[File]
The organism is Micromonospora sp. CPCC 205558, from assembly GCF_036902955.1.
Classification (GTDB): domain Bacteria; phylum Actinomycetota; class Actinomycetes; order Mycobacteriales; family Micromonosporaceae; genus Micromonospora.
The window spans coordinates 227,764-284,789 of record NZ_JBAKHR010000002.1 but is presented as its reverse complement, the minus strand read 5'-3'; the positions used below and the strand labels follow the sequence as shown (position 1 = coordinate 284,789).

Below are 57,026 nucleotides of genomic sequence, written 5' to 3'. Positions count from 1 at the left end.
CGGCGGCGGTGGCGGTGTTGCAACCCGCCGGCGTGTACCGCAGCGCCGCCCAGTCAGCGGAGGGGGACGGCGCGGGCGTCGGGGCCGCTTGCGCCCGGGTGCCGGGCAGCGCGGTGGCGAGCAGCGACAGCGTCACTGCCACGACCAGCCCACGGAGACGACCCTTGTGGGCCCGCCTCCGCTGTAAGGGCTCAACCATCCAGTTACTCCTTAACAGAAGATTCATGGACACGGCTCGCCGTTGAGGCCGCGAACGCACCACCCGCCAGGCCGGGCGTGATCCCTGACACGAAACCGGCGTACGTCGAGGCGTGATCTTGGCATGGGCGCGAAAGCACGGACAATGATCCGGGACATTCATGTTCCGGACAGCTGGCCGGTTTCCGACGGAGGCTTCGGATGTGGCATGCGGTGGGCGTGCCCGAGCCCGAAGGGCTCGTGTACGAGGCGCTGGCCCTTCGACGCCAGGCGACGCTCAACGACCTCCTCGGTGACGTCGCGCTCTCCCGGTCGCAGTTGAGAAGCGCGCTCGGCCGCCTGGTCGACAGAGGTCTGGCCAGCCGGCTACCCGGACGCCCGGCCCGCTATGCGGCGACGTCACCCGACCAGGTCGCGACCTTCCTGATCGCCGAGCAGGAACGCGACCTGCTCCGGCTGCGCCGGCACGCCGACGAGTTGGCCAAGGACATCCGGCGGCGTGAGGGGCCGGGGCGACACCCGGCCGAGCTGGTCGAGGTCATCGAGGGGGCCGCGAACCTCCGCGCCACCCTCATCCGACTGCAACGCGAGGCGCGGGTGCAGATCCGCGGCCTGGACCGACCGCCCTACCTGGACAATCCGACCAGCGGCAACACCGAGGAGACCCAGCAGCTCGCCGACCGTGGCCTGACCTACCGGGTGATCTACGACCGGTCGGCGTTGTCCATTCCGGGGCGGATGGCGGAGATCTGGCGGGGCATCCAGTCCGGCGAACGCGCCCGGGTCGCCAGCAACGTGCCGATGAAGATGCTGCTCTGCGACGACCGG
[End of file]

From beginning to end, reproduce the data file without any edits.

The organism is Micromonospora sp. CPCC 205558, from assembly GCF_036902955.1.
Classification (GTDB): domain Bacteria; phylum Actinomycetota; class Actinomycetes; order Mycobacteriales; family Micromonosporaceae; genus Micromonospora.
The window spans coordinates 227,764-284,789 of record NZ_JBAKHR010000002.1 but is presented as its reverse complement, the minus strand read 5'-3'; the positions used below and the strand labels follow the sequence as shown (position 1 = coordinate 284,789).

Below are 57,026 nucleotides of genomic sequence, written 5' to 3'. Positions count from 1 at the left end.
CGGCGGCGGTGGCGGTGTTGCAACCCGCCGGCGTGTACCGCAGCGCCGCCCAGTCAGCGGAGGGGGACGGCGCGGGCGTCGGGGCCGCTTGCGCCCGGGTGCCGGGCAGCGCGGTGGCGAGCAGCGACAGCGTCACTGCCACGACCAGCCCACGGAGACGACCCTTGTGGGCCCGCCTCCGCTGTAAGGGCTCAACCATCCAGTTACTCCTTAACAGAAGATTCATGGACACGGCTCGCCGTTGAGGCCGCGAACGCACCACCCGCCAGGCCGGGCGTGATCCCTGACACGAAACCGGCGTACGTCGAGGCGTGATCTTGGCATGGGCGCGAAAGCACGGACAATGATCCGGGACATTCATGTTCCGGACAGCTGGCCGGTTTCCGACGGAGGCTTCGGATGTGGCATGCGGTGGGCGTGCCCGAGCCCGAAGGGCTCGTGTACGAGGCGCTGGCCCTTCGACGCCAGGCGACGCTCAACGACCTCCTCGGTGACGTCGCGCTCTCCCGGTCGCAGTTGAGAAGCGCGCTCGGCCGCCTGGTCGACAGAGGTCTGGCCAGCCGGCTACCCGGACGCCCGGCCCGCTATGCGGCGACGTCACCCGACCAGGTCGCGACCTTCCTGATCGCCGAGCAGGAACGCGACCTGCTCCGGCTGCGCCGGCACGCCGACGAGTTGGCCAAGGACATCCGGCGGCGTGAGGGGCCGGGGCGACACCCGGCCGAGCTGGTCGAGGTCATCGAGGGGGCCGCGAACCTCCGCGCCACCCTCATCCGACTGCAACGCGAGGCGCGGGTGCAGATCCGCGGCCTGGACCGACCGCCCTACCTGGACAATCCGACCAGCGGCAACACCGAGGAGACCCAGCAGCTCGCCGACCGTGGCCTGACCTACCGGGTGATCTACGACCGGTCGGCGTTGTCCATTCCGGGGCGGATGGCGGAGATCTGGCGGGGCATCCAGTCCGGCGAACGCGCCCGGGTCGCCAGCAACGTGCCGATGAAGATGCTGCTCTGCGACGACCGG